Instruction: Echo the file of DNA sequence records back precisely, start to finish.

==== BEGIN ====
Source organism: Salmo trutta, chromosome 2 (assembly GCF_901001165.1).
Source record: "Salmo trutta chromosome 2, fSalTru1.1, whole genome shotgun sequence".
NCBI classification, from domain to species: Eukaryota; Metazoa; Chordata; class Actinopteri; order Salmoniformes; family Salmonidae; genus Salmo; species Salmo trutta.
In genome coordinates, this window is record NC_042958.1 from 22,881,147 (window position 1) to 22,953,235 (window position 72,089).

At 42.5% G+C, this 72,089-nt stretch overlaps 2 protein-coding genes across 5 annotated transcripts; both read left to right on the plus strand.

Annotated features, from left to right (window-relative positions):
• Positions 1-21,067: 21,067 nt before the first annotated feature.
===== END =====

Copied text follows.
Source organism: Salmo trutta, chromosome 2 (assembly GCF_901001165.1).
Source record: "Salmo trutta chromosome 2, fSalTru1.1, whole genome shotgun sequence".
NCBI classification, from domain to species: Eukaryota; Metazoa; Chordata; class Actinopteri; order Salmoniformes; family Salmonidae; genus Salmo; species Salmo trutta.
In genome coordinates, this window is record NC_042958.1 from 22,881,147 (window position 1) to 22,953,235 (window position 72,089).

At 42.5% G+C, this 72,089-nt stretch overlaps 2 protein-coding genes across 5 annotated transcripts; both read left to right on the plus strand.

Annotated features, from left to right (window-relative positions):
• Positions 1-21,067: 21,067 nt before the first annotated feature.